Business mentors let you focus on what’s important to you
As the boss, it’s easy to get so wrapped up in the day-to-day work of running your business that you find yourself with less time to make things, less time to spend with clients or customers, or less time to go out on jobs – whatever it is that you love about what you do.
Although a business mentor isn’t just going to do it for you, their expertise and advice will make the whole process so much quicker and easier. When you think about it, it’s all about division of labour – let them help you with the things they know best, so you can focus on what you know best.
Business mentors offer an outside perspective
You understand what your business does and what your products are. But is it obvious to the rest of the world?
It’s incredibly easy to get wrapped up in a new business and lose sight of how it can be perceived from the outside. A mentor can offer that perspective, helping you see your company through the eyes of a customer, client, or even an investor.
A business mentor can provide mediation and solve disputes
OK, so maybe you’re not alone. You’re starting your business with a partner who’s going to handle the admin side and provide a sounding board for all of your ideas. They always think of the things you don’t, and that’s why you’re an awesome team.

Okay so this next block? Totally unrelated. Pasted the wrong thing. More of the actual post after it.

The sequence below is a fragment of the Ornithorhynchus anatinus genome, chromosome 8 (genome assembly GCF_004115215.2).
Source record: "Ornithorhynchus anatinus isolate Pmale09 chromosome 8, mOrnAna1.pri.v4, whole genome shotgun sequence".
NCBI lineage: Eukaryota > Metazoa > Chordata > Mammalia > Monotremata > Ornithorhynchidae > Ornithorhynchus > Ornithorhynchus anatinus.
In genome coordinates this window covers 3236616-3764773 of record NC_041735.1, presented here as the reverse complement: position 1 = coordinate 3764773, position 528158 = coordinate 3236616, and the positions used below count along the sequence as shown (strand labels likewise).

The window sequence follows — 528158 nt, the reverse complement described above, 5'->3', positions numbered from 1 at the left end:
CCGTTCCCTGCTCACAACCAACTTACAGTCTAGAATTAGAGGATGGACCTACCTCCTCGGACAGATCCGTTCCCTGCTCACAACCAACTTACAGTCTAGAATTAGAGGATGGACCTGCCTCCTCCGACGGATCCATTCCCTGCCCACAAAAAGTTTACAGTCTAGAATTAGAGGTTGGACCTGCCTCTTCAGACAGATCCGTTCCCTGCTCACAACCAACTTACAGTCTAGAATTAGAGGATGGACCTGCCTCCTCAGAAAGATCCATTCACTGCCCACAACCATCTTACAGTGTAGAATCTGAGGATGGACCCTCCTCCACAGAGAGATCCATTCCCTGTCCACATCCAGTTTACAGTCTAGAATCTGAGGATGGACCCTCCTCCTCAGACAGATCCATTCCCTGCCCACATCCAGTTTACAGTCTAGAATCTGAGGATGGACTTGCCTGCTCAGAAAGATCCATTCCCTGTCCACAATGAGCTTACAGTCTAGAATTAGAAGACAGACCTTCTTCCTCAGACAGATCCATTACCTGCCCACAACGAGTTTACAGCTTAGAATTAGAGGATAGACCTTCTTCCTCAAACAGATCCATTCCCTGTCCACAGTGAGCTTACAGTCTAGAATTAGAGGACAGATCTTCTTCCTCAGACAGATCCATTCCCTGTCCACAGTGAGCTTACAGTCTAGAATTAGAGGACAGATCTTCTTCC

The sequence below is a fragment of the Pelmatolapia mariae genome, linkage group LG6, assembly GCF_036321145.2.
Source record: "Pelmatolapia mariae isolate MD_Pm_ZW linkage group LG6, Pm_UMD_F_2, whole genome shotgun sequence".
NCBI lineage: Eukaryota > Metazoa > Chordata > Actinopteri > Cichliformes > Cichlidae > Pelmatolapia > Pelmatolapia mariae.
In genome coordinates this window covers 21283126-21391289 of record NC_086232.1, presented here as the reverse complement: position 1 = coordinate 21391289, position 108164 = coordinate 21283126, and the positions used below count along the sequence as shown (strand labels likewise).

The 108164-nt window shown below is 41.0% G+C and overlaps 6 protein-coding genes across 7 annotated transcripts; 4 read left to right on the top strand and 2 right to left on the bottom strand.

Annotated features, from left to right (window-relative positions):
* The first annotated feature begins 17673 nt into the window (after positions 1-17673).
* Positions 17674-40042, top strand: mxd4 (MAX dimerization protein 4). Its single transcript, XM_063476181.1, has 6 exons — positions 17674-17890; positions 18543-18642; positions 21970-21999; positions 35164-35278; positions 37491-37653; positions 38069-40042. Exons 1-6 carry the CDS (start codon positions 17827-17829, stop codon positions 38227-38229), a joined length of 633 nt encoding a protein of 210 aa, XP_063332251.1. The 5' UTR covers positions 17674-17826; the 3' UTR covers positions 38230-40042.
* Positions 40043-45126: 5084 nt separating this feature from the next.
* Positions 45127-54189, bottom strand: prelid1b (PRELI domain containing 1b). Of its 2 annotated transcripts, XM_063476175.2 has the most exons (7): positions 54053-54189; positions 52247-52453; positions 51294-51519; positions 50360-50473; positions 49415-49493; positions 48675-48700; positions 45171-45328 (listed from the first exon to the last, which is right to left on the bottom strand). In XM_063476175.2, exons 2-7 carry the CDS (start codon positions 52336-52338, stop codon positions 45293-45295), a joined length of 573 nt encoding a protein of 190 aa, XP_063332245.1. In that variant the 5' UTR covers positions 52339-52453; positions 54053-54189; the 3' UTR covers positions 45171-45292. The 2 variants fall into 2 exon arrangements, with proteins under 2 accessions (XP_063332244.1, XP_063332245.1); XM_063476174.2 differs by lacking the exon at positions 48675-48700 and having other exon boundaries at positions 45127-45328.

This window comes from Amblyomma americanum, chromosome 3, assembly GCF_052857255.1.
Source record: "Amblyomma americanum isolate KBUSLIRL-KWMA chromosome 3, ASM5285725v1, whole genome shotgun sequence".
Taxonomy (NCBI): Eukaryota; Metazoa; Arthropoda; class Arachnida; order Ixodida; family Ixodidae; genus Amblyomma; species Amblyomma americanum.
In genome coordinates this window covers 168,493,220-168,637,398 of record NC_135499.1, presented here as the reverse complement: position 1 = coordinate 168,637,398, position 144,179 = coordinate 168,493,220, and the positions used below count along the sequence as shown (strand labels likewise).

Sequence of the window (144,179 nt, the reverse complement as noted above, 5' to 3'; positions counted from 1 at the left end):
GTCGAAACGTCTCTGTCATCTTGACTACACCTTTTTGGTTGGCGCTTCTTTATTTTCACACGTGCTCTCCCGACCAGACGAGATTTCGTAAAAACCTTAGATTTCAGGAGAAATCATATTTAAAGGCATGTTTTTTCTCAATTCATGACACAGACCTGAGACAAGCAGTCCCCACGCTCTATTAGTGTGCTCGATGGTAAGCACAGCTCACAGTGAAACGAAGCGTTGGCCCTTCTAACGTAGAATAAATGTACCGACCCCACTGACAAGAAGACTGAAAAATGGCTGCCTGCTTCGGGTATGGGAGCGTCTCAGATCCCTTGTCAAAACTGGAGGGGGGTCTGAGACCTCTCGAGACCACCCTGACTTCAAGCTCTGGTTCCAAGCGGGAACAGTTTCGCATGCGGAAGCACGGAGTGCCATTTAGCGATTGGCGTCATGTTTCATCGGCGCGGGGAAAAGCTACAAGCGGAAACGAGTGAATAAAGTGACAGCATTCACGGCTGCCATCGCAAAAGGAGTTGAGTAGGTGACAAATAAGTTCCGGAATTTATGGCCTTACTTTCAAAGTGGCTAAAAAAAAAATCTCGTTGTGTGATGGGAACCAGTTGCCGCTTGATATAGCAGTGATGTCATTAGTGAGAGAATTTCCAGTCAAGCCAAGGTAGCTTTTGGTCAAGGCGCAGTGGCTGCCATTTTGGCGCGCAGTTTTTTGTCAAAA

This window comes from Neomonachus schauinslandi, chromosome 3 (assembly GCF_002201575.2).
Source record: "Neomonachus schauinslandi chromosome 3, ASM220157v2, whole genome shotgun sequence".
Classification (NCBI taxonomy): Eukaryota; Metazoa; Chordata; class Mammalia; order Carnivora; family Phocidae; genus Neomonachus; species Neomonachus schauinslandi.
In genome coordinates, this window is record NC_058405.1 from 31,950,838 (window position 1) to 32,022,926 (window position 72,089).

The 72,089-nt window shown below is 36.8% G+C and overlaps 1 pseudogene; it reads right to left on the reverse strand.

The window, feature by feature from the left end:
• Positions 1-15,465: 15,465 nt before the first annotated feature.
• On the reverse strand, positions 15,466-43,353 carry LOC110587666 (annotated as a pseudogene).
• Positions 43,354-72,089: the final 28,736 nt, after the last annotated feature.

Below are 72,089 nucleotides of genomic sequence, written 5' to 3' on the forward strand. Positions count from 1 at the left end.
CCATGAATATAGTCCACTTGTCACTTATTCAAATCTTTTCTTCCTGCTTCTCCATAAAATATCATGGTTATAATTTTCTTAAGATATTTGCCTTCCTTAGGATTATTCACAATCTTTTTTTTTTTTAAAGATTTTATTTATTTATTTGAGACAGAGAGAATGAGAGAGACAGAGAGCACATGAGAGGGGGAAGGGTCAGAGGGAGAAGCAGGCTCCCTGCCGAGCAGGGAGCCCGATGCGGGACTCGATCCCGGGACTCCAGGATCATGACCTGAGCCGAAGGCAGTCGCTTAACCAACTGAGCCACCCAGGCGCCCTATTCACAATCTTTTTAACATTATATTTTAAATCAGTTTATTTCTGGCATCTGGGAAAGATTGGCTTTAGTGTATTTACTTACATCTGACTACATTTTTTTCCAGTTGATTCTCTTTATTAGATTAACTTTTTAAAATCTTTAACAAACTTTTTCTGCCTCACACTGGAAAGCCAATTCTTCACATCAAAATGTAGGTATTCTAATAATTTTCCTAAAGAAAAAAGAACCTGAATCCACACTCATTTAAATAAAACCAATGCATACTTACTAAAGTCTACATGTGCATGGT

So, what happens when you disagree? Just get on with it in a glowering silence? Fracture into two rival companies? Pursue ever-escalating legal action?None of these are healthy.
Mediating and solving disputes between business partners is perhaps one of the small business mentor’s most important jobs at first. Hearing both sides and offering an alternative view backed up by experience can smooth over disagreements before they blow up into something more.
A business mentor can provide personal support for business owners
Starting a business is hard work! There are times when it can take over your life, and your friends just aren’t going to want to hear about it anymore.
Having someone you can talk to about the personal side of running a business can be just as important as the admin, tax and HR side of things. A good business mentor will be able to lend an ear and offer emotional support – the pep talks you need to keep going, the tough talks you need when you’re losing motivation, and everything in between.
Business mentors provide networking opportunities
After years in the game, a business mentor is going to have a huge number of contacts. They might be valuable suppliers with great prices. They might be people who need the exact service you provide. They might be the host of a weekly networking session with excellent free coffee and a huge community of potential customers.
Many of these contacts and recommendations are likely to be a mentor’s former mentees – you’ll be on that list in future too. You never know what it might bring your way. Speaking of which…
So, how do you choose a business mentor?